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Deloitte comments on SEC IFRS 'Roadmap'

  • Deloitte Comment Letter Image

07 Apr 2009

Deloitte & Touche LLP (United States) has submitted to the US Securities and Exchange Commission its views on the SEC's proposed Roadmap for the Potential Use of Financial Statements Prepared in Accordance with International Financial Reporting Standards by U.S. Issuers.

The letter expresses support for allowing foreign registrants to use IFRSs and for the convergence efforts of the IASB and the FASB. But the letter suggests that there are some areas of the Roadmap that require further consideration by the SEC before it is adopted. Click for:

An excerpt from the Deloitte letter:

We support the steps that the SEC has already taken toward the acceptance of IFRSs in the U.S. capital markets, including allowing foreign private issuers to use IFRSs in their SEC filings without a reconciliation to U.S. GAAP. In our view, IFRSs are of high quality and are sufficiently comprehensive to provide transparent financial information. We also support a standard-setting process that addresses the ongoing needs of financial statement users and makes relevant improvements to standards. To that end, we are supportive of the convergence efforts of the IASB and FASB in developing the highest quality standards.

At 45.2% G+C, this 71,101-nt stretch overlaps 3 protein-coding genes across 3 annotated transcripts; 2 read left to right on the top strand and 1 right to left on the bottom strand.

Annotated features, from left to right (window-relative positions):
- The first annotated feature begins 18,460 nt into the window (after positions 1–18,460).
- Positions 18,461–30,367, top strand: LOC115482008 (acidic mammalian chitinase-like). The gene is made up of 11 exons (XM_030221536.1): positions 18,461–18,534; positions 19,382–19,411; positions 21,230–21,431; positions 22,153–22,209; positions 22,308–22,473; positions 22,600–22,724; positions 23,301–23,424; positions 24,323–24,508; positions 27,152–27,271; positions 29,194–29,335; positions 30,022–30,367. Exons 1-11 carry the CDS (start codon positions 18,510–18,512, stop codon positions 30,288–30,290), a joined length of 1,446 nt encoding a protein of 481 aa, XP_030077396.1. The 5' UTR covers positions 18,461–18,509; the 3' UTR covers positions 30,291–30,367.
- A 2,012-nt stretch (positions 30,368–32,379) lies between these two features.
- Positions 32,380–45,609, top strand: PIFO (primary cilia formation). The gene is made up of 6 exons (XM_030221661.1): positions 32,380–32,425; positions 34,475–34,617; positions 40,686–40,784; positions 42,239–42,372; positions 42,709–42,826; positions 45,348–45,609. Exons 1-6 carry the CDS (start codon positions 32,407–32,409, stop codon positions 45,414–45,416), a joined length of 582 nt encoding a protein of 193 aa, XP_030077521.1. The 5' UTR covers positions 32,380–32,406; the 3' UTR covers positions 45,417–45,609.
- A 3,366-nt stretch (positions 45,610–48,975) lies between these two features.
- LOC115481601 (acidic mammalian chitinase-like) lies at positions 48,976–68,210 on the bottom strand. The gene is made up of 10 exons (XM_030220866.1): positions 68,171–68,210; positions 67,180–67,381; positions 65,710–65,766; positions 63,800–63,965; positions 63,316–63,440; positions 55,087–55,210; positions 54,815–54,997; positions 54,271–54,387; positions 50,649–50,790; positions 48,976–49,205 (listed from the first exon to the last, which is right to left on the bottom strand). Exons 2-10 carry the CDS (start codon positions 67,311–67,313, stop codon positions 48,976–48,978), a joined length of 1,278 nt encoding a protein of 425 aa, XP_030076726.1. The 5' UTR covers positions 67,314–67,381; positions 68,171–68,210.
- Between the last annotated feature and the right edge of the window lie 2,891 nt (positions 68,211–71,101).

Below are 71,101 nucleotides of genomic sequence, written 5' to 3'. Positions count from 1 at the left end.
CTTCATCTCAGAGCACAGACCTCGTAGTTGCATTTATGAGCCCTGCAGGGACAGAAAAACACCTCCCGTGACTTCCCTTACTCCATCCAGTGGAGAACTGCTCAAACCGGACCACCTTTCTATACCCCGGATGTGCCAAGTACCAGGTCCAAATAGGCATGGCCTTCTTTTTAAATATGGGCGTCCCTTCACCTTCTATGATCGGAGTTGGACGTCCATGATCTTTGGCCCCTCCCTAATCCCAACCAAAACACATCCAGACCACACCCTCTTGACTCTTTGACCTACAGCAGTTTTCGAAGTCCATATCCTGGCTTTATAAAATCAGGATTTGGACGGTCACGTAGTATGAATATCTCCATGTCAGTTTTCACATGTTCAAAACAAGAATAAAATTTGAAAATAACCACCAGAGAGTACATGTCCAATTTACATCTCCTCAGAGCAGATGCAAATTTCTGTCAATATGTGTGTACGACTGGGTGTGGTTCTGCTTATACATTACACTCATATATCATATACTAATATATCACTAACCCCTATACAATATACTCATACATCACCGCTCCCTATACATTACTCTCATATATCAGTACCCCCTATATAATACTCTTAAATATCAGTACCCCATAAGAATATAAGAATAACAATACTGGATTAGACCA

As with any important policy decision, the Commission will need to consider and weigh various factors in deciding whether to mandate IFRSs for all U.S. issuers. More specifically, the Commission will need to consider recent developments relating to the financial crisis, including the loss in confidence in the U.S. capital markets, the development of capital market alternatives outside the United States, and the impact on global competitiveness. Also, there have been ongoing questions about U.S. financial reporting, including the complexity of U.S. GAAP and the need to have standards that are less reliant on detailed rules and bright lines. While some may argue that, in light of recent events, this is not the time to make fundamental changes in financial reporting requirements, we believe that these very events reinforce the need to rethink the approach to financial reporting.

We support the objective in the proposed roadmap of transitioning all U.S. issuers to IFRSs but have a number of observations and recommendations regarding how the proposed roadmap can be improved. The most important of these recommendations are (1) the current need for the SEC to be more definitive about its plan to transition all U.S. issuers to IFRSs in the future and (2) the removal of the significant disincentives for early adopters of IFRSs.

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